Strontianite illustration by Vojta Hýbl.
Strontianite is a strontium carbonate with the chemical formula SrCO₃. It is an important source of the element strontium but is a relatively rare mineral. In contrast to pentlandite, strontianite has a much more straightforward history.
The mineral is named after the village of Strontian, situated on Loch Sunart at the base of the Ardnamurchan Peninsula in Argyll. The name Strontian derives from the Gaelic Sròn an t-Sìthein or 'the point (promontory) of the fairy hill'. The hill itself lies just to the east of the village. The village does not have a long history, but the Peninsula has a long timeline of settlement by Picts, Scots and Vikings. St Columba is also known to have visited the area in the 6th century.
In 1722, galena (lead ore) veins were discovered in the hills above the present-day village. The landowner, Sir Alexander Murray, initiated what was to become 250 years of mining in the area. The remoteness and relative inaccessibility of the mines led to the establishment of the village of Strontian as a place to house the miners and their families, as well as provide somewhere to process and ship the ore out of.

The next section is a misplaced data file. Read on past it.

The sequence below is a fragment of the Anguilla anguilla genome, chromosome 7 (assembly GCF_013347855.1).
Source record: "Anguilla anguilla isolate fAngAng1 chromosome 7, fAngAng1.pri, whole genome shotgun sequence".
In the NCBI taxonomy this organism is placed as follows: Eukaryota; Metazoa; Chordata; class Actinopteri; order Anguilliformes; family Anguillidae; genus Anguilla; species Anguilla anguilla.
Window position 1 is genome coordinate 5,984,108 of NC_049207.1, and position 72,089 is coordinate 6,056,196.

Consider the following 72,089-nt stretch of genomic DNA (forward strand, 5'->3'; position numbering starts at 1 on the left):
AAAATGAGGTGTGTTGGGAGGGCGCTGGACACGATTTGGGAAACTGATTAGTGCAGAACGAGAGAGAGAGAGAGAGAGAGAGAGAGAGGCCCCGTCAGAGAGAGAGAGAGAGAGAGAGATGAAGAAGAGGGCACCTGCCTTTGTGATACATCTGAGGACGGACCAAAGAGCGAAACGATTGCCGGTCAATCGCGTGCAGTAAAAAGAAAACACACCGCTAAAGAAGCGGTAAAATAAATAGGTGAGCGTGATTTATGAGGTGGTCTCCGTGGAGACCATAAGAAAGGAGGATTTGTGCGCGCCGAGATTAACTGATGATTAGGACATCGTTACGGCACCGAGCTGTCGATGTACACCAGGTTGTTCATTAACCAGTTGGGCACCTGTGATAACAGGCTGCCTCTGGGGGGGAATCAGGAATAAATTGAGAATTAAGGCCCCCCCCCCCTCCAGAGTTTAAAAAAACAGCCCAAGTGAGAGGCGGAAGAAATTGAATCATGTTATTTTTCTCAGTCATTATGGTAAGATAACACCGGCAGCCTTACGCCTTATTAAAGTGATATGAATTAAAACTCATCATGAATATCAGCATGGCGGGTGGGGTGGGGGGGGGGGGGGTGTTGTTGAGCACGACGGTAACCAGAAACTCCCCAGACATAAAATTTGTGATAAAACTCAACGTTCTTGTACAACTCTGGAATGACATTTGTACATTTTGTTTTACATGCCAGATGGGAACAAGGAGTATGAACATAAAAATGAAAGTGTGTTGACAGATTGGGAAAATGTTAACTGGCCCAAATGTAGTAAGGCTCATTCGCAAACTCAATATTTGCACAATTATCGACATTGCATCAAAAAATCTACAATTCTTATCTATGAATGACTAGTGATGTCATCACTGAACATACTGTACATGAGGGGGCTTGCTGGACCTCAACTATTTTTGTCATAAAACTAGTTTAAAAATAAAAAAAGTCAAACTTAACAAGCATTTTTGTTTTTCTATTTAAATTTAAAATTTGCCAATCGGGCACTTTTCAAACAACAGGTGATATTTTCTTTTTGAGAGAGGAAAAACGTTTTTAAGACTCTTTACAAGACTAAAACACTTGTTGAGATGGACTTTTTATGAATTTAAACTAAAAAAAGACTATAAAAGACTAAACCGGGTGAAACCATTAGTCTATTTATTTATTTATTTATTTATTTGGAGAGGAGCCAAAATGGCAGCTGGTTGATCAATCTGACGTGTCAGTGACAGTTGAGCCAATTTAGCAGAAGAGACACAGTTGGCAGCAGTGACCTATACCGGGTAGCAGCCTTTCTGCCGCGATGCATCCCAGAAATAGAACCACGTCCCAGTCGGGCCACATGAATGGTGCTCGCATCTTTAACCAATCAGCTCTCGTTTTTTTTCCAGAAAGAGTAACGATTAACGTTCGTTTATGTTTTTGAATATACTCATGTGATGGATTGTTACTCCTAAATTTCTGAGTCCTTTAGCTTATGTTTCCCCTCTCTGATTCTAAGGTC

Although the principal target of the mining operations was lead, other minerals were also found there. A pale green to brown mineral was discovered and the German scientist Friedrich Gabriel Sulzer of Göttingen became the first to describe and name the mineral strontianit in 1791.
The village of Strontian also gives its name to the element strontium. At the end of the 1780s, Dr Adair Crawford and Mr William Cruikshank were experimenting with material from Strontian and became aware that this material was behaving in a manner different from what they expected. After further experimentation and measurement, they concluded that this material must contain a new earth (element) and published the data in a paper in 1790. Finally, in 1808, the element was isolated and named strontium by Sir Humphrey Davy.
So far, Strontian is the only place in the UK to have an element named after it. It is also the smallest (by population) habitation in the world to have an element named after it.